U.S. natural gas futures fell about 3% on Friday on record output and continued milder than normal weather that will allow utilities to keep injecting more gas into storage than usual in coming weeks.
Also weighing on gas prices was a drop in demand from power outages due to storms and reduced liquefied natural gas (LNG) exports.
Over 134,000 homes and businesses were still without power in Florida after Hurricane Ian hit on Sept. 28-29, reducing the amount of gas power generators need to burn to produce electricity. Ian knocked out power to over 4 million in Florida and 1.1 million in North Carolina and South Carolina.
Gas demand was also reduced by outages at LNG export plants, including Berkshire Hathaway Energy’s 0.8-billion cubic feet per day (bcfd) Cove Point in Maryland for about three weeks of planned work starting Oct. 1 and Freeport LNG’s 2.0-bcfd plant in Texas for unplanned work after an explosion on June 8. Freeport LNG expects the facility to return to at least partial service in early to mid-November.
Front-month gas futures fell 22.4 cents, or 3.2%, to settle at $6.748 per million British thermal units (mmBtu). On Thursday, the contract closed at its highest since Sept. 22 for a second day in a row.
For the week, the front-month fell less than 1%, putting the contract down for seven weeks in a row for the first time since January 2015.
U.S. futures were up about 81% so far this year as soaring global gas prices fed demand for U.S. exports due to supply disruptions and sanctions linked to Russia’s Feb. 24 invasion of Ukraine.
Gas was trading around $45 per mmBtu in Europe and $34 in Asia. That was a 9% drop for prices in Europe.
Russian gas exports via the three main lines into Germany – Nord Stream 1 (Russia-Germany), Yamal (Russia-Belarus-Poland-Germany) and the Russia-Ukraine-Slovakia-Czech Republic-Germany route – have averaged just 1.3 bcfd so far in October, the same as September but well below 9.2 bcfd seen in October 2021.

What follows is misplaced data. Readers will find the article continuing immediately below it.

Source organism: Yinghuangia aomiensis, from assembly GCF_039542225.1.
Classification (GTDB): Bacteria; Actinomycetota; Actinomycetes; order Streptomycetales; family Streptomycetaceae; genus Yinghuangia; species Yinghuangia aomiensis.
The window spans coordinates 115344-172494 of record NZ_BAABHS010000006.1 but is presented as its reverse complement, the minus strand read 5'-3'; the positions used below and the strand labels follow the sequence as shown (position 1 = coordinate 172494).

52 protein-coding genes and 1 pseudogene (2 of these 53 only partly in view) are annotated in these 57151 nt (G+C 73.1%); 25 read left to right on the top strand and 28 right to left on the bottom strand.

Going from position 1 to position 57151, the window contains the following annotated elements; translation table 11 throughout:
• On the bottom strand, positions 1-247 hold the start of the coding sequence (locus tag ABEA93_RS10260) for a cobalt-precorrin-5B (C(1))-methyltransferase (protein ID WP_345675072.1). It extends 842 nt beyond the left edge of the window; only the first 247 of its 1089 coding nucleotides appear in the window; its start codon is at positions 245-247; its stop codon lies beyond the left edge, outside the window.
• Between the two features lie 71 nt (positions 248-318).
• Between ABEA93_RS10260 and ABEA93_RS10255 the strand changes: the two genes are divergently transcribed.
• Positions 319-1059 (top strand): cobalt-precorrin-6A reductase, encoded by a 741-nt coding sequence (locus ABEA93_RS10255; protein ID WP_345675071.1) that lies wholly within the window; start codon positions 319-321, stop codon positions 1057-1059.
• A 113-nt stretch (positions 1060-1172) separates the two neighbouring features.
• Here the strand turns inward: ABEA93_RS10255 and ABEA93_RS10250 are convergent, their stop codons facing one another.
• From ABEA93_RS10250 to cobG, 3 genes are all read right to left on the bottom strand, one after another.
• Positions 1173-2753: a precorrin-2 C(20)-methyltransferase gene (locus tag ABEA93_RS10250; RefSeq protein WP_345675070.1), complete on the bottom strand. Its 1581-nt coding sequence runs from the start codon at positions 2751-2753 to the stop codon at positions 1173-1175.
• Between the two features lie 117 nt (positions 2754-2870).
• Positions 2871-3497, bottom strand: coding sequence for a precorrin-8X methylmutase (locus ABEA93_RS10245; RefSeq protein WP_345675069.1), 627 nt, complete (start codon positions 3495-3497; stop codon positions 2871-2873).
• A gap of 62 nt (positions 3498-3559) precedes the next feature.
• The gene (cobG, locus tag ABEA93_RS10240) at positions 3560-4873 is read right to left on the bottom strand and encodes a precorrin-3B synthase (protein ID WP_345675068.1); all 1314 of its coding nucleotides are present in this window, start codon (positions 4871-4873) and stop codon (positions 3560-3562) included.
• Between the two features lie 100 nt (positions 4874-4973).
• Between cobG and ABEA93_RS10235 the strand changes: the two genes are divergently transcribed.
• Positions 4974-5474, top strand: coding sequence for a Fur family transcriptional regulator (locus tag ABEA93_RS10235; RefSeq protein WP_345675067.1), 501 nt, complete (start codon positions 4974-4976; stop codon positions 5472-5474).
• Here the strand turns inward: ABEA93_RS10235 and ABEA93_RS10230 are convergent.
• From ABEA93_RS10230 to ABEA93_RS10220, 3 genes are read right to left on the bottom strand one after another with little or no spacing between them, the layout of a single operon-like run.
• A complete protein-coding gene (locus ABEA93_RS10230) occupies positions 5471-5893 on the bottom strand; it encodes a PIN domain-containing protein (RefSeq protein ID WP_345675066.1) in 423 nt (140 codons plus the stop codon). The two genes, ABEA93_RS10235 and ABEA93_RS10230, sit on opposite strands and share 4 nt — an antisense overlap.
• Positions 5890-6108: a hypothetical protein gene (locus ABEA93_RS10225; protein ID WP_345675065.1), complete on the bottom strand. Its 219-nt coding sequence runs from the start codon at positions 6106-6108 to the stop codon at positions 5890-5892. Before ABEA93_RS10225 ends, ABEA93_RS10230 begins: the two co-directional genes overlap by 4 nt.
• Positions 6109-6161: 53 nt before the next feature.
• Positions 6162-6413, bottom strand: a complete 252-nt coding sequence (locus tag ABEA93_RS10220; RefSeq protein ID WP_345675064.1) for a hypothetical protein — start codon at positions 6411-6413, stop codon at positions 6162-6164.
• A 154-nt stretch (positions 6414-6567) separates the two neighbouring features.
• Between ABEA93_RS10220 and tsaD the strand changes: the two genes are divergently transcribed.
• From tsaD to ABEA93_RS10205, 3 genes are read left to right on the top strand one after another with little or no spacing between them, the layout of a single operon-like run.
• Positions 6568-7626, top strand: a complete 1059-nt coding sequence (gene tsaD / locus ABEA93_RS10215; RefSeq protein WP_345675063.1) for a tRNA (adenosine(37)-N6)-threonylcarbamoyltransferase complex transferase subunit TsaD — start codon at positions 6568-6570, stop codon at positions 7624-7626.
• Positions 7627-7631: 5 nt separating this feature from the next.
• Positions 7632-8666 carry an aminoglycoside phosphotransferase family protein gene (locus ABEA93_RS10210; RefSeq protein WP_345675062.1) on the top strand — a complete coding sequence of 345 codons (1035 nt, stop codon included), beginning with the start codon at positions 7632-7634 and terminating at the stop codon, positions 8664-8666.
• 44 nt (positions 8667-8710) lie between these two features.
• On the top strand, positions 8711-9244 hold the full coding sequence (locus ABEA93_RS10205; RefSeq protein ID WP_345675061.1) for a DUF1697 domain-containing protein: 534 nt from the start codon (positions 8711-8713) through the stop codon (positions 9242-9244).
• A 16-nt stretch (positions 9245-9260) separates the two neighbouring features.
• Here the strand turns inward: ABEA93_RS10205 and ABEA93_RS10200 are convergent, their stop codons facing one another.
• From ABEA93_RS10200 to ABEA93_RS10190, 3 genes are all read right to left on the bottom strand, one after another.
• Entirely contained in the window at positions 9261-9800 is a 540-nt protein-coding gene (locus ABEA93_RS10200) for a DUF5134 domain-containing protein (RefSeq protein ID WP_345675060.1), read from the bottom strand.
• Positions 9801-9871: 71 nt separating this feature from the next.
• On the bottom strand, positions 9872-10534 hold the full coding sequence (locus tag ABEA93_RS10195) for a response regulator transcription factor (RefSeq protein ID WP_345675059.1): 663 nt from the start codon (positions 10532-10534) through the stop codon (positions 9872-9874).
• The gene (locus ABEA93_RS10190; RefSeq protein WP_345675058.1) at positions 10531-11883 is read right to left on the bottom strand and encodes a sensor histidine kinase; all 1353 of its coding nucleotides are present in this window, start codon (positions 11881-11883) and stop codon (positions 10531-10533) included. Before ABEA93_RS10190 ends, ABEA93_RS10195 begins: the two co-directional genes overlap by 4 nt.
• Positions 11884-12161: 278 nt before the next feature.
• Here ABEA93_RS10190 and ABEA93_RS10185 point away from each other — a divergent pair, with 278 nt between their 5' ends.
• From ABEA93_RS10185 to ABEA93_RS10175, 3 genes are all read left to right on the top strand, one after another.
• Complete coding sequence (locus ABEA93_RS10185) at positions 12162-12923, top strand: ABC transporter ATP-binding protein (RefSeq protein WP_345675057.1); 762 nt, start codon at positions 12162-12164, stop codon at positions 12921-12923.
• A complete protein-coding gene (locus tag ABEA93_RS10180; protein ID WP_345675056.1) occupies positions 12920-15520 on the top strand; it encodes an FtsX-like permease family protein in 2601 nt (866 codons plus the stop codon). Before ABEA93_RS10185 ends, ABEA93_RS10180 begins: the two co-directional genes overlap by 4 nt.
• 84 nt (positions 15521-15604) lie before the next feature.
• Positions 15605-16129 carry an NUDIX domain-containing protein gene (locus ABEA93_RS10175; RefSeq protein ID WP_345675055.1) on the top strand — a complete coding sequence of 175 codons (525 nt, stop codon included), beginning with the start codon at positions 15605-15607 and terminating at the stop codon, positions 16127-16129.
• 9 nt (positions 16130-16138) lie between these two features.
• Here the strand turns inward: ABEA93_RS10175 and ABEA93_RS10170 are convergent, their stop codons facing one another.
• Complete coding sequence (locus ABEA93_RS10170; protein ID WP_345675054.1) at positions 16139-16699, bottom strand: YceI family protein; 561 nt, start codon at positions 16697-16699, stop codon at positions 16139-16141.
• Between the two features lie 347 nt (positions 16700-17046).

Data provider Refinitiv said average gas output in the U.S. Lower 48 states rose to 100.1 bcfd so far in October from a monthly record of 99.4 bcfd in September.
With cooler weather coming, Refinitiv projected average U.S. gas demand, including exports, would rise from 89.9 bcfd this week to 91.4 bcfd next week and 93.7 bcfd in two weeks. The forecast for this week was lower than Refinitiv’s outlook on Thursday.
The average amount of gas flowing to U.S. LNG export plants fell to 10.8 bcfd so far in October from 11.5 bcfd in September. That compares with a monthly record of 12.9 bcfd in March. The seven big U.S. export plants can turn about 13.8 bcfd of gas into LNG.
So far this year, most U.S. LNG has gone to countries in Europe as they wean themselves off Russian energy.
Russia, the world’s second-biggest gas producer, has provided about a third of Europe’s gas in recent years, totaling about 18.3 bcfd in 2021. The European Union wants to cut Russian gas imports by two-thirds by the end of 2022 and refill stockpiles to 80% of capacity by Nov. 1 and 90% by Nov. 1 each year beginning in 2023.
Gas stockpiles in northwest Europe – Belgium, France, Germany and the Netherlands – were currently about 7% above their five-year (2017-2021) average for this time of year, according to Refinitiv. Storage was currently around 92% of capacity.
That is much healthier than U.S. gas inventories, which were still about 8% below their five-year norm.